This told me that the data provided to the Collector from the DaaS (Directory as a Service) service comes in as a JSON array. Now is that a JSON array for real or just a string representation?

Looking at the Test data downloaded, I see it means the collected data would look something like:


So my first approach was simple. Try to take the first node simply using the position notation of [position] that is so very common in most languages.


However that was returning the string ‘[‘, that is the first character of the string with a JSON array. Ok, so it is a string representation of a JSON array and I need to convert it to a JSON array first.

Next approach uses the JSON object to parse the inputValue into an array. Then take the first value of that array.

var jsonObj=JSON.parse(inputValue);

That looked like it worked in testing. So we kicked that out into the full collector, and guess what happens when you have a non-multi valued input or I guess you would say, single valued input? You get problems. You get the first character value of the single valued input. Thus we need to handle two cases, one input value, and more than one. This is a case where some REST endpoints use JSON in a more consistent fashion, and all results are arrays. That array might have 0, 1, or more values, but it is always in the format of an array which makes dealing with it simpler. However, Identity Governance does not quite do that, so we need to be more clever.

Ok, so lets test and see if this is an array and if so, take the first value, else just return the current value. How can we tell if it is an array? Well any isArray style test, expects a parsed object first to then test for an array.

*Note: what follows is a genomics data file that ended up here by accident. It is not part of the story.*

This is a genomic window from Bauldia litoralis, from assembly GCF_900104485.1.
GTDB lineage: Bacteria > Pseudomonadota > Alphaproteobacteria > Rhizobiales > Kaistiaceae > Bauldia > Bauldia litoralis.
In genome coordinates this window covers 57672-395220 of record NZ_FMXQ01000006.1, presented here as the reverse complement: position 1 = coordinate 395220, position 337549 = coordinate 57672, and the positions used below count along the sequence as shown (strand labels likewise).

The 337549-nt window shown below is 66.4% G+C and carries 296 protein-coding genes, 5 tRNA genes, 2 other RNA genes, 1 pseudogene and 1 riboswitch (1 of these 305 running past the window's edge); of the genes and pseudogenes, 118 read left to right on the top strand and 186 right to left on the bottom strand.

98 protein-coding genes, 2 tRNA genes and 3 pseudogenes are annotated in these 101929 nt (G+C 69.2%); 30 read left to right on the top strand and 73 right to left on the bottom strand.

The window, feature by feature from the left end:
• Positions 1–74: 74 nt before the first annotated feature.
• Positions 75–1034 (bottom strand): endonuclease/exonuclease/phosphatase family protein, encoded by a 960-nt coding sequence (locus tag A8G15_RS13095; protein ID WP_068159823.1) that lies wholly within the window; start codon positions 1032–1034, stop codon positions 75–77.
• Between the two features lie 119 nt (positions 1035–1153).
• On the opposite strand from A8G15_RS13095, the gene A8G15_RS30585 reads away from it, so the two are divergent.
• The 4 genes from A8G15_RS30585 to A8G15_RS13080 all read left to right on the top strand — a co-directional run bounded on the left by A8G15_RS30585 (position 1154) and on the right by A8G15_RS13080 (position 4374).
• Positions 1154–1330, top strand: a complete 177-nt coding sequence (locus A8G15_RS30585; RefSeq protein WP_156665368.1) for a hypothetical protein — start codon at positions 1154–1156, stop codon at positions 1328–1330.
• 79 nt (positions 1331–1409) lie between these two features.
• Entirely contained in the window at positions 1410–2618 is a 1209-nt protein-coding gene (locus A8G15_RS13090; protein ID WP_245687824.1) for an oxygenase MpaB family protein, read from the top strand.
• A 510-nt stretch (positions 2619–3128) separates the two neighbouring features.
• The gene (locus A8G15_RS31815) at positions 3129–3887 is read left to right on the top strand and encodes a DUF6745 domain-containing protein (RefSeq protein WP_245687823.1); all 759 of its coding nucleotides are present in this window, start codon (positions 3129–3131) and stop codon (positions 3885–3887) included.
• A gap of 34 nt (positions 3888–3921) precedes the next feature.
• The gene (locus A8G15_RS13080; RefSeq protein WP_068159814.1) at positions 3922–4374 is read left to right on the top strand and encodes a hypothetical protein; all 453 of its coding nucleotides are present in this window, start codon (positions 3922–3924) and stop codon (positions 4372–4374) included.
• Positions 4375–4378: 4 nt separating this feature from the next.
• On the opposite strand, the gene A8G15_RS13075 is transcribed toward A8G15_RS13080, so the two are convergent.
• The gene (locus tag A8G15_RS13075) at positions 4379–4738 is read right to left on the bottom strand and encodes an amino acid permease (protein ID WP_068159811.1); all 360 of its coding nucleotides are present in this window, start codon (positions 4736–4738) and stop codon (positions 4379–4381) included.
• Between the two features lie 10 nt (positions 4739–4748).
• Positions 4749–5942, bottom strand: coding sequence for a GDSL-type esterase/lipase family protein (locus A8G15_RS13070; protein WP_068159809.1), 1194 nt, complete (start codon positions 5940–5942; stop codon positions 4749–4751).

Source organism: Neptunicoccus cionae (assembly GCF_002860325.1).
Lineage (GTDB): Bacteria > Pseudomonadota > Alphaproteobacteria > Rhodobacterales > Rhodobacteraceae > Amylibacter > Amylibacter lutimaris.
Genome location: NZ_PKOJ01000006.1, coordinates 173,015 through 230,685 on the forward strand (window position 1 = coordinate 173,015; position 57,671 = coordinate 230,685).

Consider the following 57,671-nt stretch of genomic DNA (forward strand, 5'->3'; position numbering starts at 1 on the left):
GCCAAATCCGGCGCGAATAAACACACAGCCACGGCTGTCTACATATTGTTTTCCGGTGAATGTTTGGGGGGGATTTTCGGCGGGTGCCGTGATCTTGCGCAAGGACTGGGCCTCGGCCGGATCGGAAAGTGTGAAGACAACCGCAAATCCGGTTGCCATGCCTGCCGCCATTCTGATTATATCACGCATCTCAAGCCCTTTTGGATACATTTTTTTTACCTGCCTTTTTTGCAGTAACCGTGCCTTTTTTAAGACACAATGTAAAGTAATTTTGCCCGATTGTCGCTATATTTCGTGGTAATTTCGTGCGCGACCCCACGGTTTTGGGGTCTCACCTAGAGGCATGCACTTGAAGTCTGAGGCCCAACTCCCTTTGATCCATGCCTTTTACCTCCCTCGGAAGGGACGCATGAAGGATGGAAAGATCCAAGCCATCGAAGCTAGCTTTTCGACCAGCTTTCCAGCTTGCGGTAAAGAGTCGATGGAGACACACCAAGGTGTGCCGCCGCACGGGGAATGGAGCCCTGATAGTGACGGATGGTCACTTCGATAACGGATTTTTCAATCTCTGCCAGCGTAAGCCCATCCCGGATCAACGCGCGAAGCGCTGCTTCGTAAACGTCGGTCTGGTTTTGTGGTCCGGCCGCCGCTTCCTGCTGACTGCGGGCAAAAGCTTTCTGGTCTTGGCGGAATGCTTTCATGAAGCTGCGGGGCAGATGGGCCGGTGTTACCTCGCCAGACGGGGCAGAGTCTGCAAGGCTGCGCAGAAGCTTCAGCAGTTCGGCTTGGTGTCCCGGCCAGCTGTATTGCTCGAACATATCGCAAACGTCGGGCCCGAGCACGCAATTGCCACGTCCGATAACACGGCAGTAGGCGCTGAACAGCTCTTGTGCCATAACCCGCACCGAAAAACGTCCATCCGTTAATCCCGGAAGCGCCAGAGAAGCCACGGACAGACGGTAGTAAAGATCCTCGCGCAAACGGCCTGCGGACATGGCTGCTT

if( inputValue[0]=='[' ) {
			var jsonObj = JSON.parse(inputValue);
			} else {
			result = inputValue;

Check and see if the first character of inputValue (inputValue[0]) is equal to open square bracket ([) which means this is an array in string form and not single valued.

In that case, JSON parse it into a proper array and then the [0]th element of jsonObj is the first element that we want. Otherwise, just return the current value, since it is single valued and what we want.

I suppose we could do something clever and pick the last entry or the second but first seems like the simplest approach to implement.

This worked and let us collect the data from the multi valued fields into the standard single valued fields, and we had to run a couple of collection cycles so we could find all the attributes that Identity Governance expects to be single valued, but were actually multi valued in our directory.

What is nice is that after a collection is complete, there is a report that shows you the first 100 errors it found. This allowed us to track down the various attributes, where just copied in the ECMA we developed into all of them. All good. After each pass we got the number of errors down (since we could only see the first 100 errors), until there were none left as we properly handled all the attributes.)

Then we properly got Display Name when we looked at the Catalog. Yay!

This was an interesting problem and provided interesting insights into the inner workings of Identity Governance so I thought it would be a really good topic to discuss.

Series Navigation<< Getting Started with Identity Governance – Part 2Getting Started with Identity Governance – Part 4 >>
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Disclaimer: As with everything else at NetIQ Cool Solutions, this content is definitely not supported by NetIQ, so Customer Support will not be able to help you if it has any adverse effect on your environment.  It just worked for at least one person, and perhaps it will be useful for you too.  Be sure to test in a non-production environment.

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By: geoffc
Aug 24, 2018
11:49 am